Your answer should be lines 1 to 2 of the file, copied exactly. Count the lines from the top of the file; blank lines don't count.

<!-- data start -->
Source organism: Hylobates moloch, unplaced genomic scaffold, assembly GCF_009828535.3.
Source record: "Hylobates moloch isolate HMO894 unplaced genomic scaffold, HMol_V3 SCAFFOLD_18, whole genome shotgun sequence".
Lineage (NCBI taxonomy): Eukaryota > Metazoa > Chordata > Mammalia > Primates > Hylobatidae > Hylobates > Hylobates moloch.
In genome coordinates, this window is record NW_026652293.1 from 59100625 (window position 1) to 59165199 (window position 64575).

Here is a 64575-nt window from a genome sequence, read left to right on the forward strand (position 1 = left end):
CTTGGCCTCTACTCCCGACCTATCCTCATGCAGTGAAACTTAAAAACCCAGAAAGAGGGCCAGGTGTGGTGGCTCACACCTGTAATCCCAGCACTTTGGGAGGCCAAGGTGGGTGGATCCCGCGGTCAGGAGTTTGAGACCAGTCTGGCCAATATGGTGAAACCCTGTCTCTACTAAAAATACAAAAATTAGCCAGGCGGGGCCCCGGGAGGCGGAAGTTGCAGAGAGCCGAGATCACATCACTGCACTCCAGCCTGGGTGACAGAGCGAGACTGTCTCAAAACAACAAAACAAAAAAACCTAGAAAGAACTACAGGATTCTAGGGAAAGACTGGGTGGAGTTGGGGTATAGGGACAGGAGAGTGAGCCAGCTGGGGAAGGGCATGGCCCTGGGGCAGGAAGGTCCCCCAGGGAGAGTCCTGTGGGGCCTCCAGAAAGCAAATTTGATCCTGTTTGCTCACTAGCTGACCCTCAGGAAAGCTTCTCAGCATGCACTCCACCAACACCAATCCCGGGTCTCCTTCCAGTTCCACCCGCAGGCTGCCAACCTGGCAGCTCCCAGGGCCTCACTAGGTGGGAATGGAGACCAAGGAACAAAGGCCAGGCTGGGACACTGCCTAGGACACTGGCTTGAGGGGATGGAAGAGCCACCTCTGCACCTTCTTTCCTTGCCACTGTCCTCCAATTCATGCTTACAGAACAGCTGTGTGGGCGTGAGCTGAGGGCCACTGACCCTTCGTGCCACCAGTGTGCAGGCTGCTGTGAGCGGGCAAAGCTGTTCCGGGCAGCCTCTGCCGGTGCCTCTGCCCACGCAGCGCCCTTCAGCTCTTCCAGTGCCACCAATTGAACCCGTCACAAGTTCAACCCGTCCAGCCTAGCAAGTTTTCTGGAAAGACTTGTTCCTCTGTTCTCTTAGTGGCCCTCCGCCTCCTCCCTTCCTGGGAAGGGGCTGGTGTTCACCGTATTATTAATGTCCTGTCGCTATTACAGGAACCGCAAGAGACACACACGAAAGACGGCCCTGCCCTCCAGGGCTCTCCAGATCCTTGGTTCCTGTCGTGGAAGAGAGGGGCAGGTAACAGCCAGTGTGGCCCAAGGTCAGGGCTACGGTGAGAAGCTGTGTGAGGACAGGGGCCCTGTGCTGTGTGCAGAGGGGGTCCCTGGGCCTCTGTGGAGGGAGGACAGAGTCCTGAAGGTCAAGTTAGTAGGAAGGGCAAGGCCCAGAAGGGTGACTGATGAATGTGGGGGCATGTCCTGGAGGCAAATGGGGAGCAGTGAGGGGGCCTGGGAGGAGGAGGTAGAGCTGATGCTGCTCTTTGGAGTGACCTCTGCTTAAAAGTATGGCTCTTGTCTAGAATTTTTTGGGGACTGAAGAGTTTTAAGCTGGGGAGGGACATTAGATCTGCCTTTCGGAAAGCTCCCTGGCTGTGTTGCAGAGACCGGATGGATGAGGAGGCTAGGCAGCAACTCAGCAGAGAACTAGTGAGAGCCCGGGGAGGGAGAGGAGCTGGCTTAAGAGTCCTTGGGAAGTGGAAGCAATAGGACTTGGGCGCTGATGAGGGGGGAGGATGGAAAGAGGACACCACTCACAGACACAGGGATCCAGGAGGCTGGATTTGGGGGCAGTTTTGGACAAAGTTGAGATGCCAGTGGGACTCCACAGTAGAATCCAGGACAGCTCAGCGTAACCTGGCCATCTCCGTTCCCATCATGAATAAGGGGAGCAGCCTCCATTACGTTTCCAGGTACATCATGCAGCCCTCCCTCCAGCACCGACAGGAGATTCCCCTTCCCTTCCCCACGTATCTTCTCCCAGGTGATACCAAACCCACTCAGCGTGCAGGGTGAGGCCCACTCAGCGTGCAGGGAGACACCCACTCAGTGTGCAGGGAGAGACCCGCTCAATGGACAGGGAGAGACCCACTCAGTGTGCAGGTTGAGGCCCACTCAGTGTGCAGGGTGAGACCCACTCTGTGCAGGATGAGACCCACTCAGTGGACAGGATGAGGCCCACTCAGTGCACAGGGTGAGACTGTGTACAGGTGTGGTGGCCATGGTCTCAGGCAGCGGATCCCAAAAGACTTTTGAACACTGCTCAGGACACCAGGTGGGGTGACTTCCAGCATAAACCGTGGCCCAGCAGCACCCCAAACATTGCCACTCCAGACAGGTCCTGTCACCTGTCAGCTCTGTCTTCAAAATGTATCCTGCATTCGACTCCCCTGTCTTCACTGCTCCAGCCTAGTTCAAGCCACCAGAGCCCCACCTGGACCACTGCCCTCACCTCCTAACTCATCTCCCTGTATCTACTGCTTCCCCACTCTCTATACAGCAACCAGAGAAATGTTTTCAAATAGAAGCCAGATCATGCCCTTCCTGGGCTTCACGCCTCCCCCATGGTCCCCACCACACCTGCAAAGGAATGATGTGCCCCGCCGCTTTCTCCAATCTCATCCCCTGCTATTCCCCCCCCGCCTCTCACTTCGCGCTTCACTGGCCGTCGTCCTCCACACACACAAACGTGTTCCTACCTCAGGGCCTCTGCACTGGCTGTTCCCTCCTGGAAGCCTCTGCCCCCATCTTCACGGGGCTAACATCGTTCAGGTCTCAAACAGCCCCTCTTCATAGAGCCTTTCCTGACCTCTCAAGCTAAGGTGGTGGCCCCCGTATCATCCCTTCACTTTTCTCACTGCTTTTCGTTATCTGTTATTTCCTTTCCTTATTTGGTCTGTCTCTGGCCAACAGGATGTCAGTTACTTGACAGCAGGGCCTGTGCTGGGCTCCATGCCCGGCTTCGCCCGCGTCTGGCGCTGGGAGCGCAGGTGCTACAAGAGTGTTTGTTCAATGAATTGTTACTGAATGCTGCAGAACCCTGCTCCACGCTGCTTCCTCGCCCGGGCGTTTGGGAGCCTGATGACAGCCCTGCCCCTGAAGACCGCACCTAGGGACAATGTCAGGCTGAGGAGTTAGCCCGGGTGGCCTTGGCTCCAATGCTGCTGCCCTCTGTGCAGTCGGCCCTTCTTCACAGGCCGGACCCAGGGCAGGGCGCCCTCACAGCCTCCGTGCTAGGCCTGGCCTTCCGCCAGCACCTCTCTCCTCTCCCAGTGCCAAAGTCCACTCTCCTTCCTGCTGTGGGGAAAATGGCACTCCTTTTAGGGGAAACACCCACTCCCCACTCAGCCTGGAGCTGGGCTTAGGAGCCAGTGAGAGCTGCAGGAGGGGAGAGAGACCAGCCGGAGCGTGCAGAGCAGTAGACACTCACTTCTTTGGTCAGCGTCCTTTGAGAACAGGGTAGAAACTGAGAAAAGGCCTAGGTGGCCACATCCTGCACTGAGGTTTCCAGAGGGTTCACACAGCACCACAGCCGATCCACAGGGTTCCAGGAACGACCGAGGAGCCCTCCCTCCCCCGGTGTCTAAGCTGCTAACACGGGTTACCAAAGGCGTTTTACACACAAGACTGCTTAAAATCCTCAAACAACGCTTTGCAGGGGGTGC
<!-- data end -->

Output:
Source organism: Hylobates moloch, unplaced genomic scaffold, assembly GCF_009828535.3.
Source record: "Hylobates moloch isolate HMO894 unplaced genomic scaffold, HMol_V3 SCAFFOLD_18, whole genome shotgun sequence".